Hudson explains that the new world division and global fracture is about the West wanting to maintain its hold on the financial, insurance and real estate sector and credit creation:
”After World War One, the American fight against Soviet communism, was basically a fight of industrial capitalism against the threat of socialism. But after 1991, and especially in the last two decades, America de-industrialized. The fight now is neoliberalism against industrial capitalism or socialism abroad. It’s against industrial capitalism evolving into socialism. It’s a belief that now that America’s been de-industrialized, it will control the world economy through a financial means.”
”The basic American strategy of neoliberalism is to hold the population in serfdom and to fight against countries that reject the privatization and specifically financialization of their economies under the control of US banks, US private capital, allied satellite banks and capital from Europe. The fight is about the control of the world economy by banking and finance against countries building up their own economies through labour and tangible capital formation.”
Put simply, the battle is between neoliberal rent seekers on the one hand and value creators on the other.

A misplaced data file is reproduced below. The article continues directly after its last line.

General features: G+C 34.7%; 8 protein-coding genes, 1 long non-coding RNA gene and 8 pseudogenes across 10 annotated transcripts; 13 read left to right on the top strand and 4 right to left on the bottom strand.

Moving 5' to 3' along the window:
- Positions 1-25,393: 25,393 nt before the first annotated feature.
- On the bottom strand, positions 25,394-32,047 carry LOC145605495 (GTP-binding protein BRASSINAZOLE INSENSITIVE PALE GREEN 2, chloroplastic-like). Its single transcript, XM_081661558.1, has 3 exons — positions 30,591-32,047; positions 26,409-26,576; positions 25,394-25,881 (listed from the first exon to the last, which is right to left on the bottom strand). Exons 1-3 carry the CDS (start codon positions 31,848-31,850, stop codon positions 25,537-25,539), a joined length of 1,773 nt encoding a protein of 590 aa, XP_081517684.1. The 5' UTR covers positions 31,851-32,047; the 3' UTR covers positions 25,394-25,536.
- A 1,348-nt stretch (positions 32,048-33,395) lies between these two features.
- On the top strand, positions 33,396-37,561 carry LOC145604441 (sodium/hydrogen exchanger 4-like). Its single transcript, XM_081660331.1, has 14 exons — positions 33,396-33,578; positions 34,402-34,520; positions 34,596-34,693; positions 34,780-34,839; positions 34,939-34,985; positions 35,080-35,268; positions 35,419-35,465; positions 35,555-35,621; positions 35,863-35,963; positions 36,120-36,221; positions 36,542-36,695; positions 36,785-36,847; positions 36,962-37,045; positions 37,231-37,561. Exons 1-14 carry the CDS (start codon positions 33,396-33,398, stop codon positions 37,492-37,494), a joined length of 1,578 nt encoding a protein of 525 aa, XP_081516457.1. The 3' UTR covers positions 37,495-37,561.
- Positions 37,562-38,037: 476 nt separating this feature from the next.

Hudson says the key to why the world is fracturing globally is explained by the fact that the strategy of the United States is to become the landlord monopoly class of the entire world.
But now that China and Russia are pushing to be a self-sufficient core in Eurasia, this strategy is under threat. The battle between Russian and the United States in Ukraine is emblematic of these ideological, geopolitical and geostrategic fractures. All the while, Europe and Ukraine are apparently willing to be the sacrificial lambs in the fight.
”This is a fight”, says Hudson, ”that Russia initially didn’t want because it was hoping that Europe and Russia would have a mutual gain in trade and investment relationships. There may be a proxy war between the United States over the European economy, not necessarily bombing Europe, but trade and energy sanctions, the kind of disruption that Europe, if it loses Russian oil, gas and minerals, is going to be seeing in the next year.”
Hudson envisages a situation in which the hawks of war prevail over the cooler heads:
”I don’t see any cooler heads in the United States. The Democratic Party are willing to go to war to the death. They’re still living in a kind of mythology world, not in the real world. And the thought that the world can come to an end either doesn’t have a reality to them or, as Herman Cain said, ‘well, somebody is going to survive’.”